I love travelling, but jeeze, I’ve done a lot in a short amount of time. After my last post — a theme which, by the way, I shall be exploring at greater length in this blog in the future — I wrapped up the semester and headed to the United States for two weeks with a close Belgian friend. This was my itinerary: New York City to Philadelphia to Washington, DC to New York City to Boston (with a furlough to Manchester, New Hampshire) to New York City. That’s approximately 1000 miles, the majority of which was covered in a six-day spurt. I also backpacked through several of these cities, and by “backpacked”, I often mean running with 10 kilos strapped to my back, as I tried to make it to various appointments (I proved to be in better shape than I had realized).
It was a mixed experience. On the one hand, I was able to re-connect with many loved ones as well as several of my long-lost relatives. Once again, I felt that swinging by only once a year is simply not sufficient, particularly as my parents get older, but the inevitable frustration arises that I simply don’t have the time or money to go back every, say, six months. Frankly, I wish that I could just put all my loved ones into a suitcase and bring them back with me.
On the other hand, I was also reminded, in rather stark relief, why I’m simply happier being outside of the United States. The massive disparities in wealth and security, the extreme individualism coupled with extreme patriotism, the infrastructural decay and the post-modern yuppie condos, the insane amount of cars and obese people — and all of these phenomena mutually reinforcing, too — drove me batty within only a few days. There was also a strong feeling of powerlessness: this is just how the American system has become and shall remain, regardless of the man (or woman) in the White House.
Not that it’s all hunky-dory outside of the United States. Ask any Greek, Italian, or Spaniard how empowered they feel as Germany and France remove their democratically-elected governments and install technocracies, and don’t get me started on the Belgians, Russians, or Kazakhs. Nevertheless, within myself I could feel a degree of cognitive freedom and empowerment.
Tiny but illustrative examples include background conversations and advertisements: increasingly, I can understand Dutch (Flemish), and it’s getting easier for me to read French and Russian, which means I can grok the chatter going on around me or the sales pitches on the billboards. The difference is that while in English, being as it is my native language, I can’t seem to tune these things out, in another language I can actually choose (most of the time) to simply ignore it: my brain can register other languages as mere noise.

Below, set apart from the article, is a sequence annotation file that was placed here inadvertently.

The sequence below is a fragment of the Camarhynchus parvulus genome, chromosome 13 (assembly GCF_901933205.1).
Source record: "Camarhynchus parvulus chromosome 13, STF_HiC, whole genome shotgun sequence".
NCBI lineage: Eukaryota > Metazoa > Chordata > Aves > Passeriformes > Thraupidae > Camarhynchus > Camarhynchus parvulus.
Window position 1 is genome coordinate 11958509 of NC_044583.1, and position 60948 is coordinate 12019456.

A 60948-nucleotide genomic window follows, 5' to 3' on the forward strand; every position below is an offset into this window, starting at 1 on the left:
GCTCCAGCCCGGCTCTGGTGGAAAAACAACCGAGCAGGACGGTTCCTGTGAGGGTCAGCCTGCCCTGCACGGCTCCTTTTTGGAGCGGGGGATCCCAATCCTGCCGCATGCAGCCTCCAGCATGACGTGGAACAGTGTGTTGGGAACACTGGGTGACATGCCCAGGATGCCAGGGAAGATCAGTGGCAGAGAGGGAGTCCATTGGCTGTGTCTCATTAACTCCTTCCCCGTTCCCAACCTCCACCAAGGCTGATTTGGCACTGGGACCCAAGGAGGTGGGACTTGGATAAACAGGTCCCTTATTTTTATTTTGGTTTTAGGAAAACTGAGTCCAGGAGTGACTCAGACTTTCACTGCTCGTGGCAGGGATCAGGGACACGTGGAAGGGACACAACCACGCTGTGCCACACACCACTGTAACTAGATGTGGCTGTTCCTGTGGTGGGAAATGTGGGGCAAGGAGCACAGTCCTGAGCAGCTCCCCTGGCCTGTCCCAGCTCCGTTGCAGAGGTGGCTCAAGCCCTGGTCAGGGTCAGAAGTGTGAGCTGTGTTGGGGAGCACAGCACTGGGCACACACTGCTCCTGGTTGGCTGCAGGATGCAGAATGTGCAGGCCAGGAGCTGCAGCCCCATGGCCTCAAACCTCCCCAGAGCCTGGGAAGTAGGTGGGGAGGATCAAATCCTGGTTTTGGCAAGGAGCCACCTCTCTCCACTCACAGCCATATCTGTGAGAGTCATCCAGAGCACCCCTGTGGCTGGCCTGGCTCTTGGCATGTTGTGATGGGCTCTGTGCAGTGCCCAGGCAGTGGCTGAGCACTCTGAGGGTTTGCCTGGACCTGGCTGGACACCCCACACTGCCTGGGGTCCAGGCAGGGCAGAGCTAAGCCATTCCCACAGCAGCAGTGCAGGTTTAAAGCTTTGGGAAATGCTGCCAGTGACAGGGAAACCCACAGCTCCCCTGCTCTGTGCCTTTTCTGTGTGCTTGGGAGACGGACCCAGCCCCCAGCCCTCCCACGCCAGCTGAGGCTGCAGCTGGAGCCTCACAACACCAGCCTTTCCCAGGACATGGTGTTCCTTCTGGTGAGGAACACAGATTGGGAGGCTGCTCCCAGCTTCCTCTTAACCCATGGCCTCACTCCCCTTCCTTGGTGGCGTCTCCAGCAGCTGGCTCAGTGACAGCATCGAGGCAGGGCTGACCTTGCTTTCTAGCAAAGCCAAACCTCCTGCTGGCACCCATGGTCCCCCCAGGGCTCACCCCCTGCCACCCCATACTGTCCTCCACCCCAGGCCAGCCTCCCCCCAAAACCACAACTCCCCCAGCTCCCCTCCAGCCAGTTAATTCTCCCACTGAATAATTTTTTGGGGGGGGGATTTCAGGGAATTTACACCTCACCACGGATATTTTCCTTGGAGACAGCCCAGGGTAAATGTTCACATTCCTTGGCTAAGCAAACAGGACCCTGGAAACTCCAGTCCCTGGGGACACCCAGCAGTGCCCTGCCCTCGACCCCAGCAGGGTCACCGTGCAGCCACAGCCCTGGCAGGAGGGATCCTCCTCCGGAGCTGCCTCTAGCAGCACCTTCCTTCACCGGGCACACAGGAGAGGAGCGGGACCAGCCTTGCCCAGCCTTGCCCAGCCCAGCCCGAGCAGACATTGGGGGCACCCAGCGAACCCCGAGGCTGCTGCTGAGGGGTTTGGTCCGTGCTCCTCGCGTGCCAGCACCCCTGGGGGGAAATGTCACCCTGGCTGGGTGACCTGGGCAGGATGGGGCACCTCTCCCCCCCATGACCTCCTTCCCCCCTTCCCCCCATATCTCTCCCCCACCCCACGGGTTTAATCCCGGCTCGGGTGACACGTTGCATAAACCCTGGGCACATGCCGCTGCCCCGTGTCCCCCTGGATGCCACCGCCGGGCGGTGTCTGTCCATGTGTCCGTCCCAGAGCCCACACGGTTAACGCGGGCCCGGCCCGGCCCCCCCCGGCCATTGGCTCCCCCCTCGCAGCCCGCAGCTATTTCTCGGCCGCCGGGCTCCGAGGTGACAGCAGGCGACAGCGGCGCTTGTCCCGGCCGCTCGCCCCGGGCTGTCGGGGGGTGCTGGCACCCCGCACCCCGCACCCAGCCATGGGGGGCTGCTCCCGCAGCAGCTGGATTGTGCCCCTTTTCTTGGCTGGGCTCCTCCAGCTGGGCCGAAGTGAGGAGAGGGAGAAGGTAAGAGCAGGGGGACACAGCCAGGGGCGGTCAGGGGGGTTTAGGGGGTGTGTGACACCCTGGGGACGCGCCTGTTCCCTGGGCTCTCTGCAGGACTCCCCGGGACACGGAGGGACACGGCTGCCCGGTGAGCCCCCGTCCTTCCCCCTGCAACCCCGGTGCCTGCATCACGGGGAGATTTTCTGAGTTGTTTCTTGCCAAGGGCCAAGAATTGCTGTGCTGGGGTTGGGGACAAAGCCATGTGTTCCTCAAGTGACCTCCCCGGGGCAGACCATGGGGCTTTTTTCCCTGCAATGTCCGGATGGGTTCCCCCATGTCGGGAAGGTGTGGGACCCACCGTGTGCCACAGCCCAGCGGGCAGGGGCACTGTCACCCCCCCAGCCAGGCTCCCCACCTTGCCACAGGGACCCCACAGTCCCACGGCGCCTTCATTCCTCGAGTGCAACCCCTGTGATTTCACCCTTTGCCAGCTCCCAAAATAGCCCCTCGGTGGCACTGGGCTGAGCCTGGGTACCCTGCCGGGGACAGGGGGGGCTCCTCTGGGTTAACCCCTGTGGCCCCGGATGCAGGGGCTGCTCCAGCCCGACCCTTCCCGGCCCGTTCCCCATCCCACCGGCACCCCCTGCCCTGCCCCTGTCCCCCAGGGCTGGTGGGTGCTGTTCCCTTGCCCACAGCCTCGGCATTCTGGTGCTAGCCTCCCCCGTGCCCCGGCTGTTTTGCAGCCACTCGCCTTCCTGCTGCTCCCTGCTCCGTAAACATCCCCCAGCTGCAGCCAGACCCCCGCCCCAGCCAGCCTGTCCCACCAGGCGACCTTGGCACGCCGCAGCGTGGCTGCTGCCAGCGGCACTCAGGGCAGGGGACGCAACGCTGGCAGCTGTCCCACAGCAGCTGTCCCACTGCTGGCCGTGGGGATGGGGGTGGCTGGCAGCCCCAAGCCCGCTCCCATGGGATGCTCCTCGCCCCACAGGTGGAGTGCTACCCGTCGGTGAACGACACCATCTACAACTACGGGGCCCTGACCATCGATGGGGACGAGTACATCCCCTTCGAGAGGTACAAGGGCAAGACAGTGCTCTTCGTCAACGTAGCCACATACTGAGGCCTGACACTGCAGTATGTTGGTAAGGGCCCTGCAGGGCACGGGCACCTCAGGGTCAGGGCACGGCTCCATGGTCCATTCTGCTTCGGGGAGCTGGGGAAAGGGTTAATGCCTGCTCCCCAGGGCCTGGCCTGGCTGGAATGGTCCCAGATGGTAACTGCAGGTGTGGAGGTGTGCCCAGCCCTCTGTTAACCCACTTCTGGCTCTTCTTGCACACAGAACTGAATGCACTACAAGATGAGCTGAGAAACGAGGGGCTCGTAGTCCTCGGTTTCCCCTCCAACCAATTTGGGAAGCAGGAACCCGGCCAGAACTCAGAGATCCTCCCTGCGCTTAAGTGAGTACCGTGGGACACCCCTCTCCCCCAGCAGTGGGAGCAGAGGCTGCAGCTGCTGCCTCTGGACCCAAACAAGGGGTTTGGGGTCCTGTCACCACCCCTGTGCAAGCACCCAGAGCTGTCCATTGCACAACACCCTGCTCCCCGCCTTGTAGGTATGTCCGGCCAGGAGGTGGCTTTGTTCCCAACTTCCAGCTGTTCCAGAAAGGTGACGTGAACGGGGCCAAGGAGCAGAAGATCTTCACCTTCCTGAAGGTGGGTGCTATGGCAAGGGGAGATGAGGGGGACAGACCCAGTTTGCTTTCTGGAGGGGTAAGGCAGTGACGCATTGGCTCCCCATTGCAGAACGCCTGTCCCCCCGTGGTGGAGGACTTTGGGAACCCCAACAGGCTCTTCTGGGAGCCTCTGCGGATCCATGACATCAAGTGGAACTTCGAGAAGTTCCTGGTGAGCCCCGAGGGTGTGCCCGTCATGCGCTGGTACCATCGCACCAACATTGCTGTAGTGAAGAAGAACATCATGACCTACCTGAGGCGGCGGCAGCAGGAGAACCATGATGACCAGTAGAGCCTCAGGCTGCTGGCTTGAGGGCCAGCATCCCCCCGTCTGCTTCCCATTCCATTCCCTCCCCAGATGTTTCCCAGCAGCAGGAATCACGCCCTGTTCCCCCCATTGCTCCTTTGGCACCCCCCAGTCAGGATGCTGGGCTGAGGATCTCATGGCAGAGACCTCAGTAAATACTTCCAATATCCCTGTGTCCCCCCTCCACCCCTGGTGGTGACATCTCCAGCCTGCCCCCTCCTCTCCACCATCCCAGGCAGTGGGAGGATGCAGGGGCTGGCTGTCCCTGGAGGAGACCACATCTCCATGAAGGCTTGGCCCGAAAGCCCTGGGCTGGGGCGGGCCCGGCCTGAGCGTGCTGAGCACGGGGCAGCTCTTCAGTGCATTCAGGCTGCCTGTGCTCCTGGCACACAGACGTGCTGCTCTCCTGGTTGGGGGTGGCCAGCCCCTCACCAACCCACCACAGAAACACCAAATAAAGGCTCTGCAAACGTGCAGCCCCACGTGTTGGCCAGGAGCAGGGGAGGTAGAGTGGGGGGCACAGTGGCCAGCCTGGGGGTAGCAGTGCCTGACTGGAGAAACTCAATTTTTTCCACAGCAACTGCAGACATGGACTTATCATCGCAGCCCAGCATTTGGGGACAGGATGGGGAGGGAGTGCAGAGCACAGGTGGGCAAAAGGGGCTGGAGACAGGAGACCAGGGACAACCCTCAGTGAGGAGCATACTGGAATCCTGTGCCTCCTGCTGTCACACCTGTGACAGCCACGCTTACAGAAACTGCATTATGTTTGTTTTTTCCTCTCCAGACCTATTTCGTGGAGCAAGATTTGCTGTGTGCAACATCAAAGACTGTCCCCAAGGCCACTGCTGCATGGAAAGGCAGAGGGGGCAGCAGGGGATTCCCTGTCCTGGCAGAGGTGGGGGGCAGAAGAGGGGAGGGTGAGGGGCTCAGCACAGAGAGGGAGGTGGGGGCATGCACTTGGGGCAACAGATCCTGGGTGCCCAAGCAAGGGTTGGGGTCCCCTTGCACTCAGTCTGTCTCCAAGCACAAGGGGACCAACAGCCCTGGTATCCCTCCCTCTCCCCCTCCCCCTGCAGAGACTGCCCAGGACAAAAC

Other examples would include things like diet and entertainment. Most of my loved ones back in the United States are still hooked into the fast food industry and heavily mediatized. That’s not a criticism as much as a lament: Chinese take-out, pizza, video-games, ESPN, etc., are very much the norm, and are slowly undermining my loved ones’ physical health and cognitive independence. Of course, in Europe and beyond there are more than a few equivalents to this crap, but the difference is that I, as a foreigner, can somehow choose not to partake in them. In the United States, there’s just no escape for me, at least not without seriously reforming all of my social relationships (not exactly a pleasant task).
Anyway, during this trip I was also doing my research for an upcoming article(s) for the BBC on Kazakhstan’s most famous philosopher, Abai Kunanbaev (Qunanbaiuli). He’s little-known outside Central Asia, and even I did not know about him until stumbling upon a graffiti portrait in Almaty back in April 2011. I was immediately intrigued, and when the Central Eurasia Scholars and Media Initiative (CESMI) put out the word that they were accepting submissions for publication on the BBC, I leapt at the chance. When I first encountered Abai, my gut instinct was that he could be understood as a kind of prototype for the independent Central Asian journalist of today. My foray into him this past month confirmed that hunch, as well as opened the door to many possible avenues of future research and reflection.
This wouldn’t be the first time I’ve been able to do something journalistic about philosophy, as I’ve written a few pieces already for RFE/RL (here, here, and here). For better or for worse, it’s not the most hard-hitting academic analysis, but I nonetheless do consider myself unusually blessed to be able to write about philosophy, indeed, to philosophize, in such a public medium, particularly such respectable and influential ones. I hope my work on Abai for CESMI/BBC shall lead to more such opportunities — and hopefully ones allowing greater depth — in the future. Moreover, I hope that future pieces, as I’ve tried to do in my piece about Abai, shall be of real intellectual and spiritual use to my readers.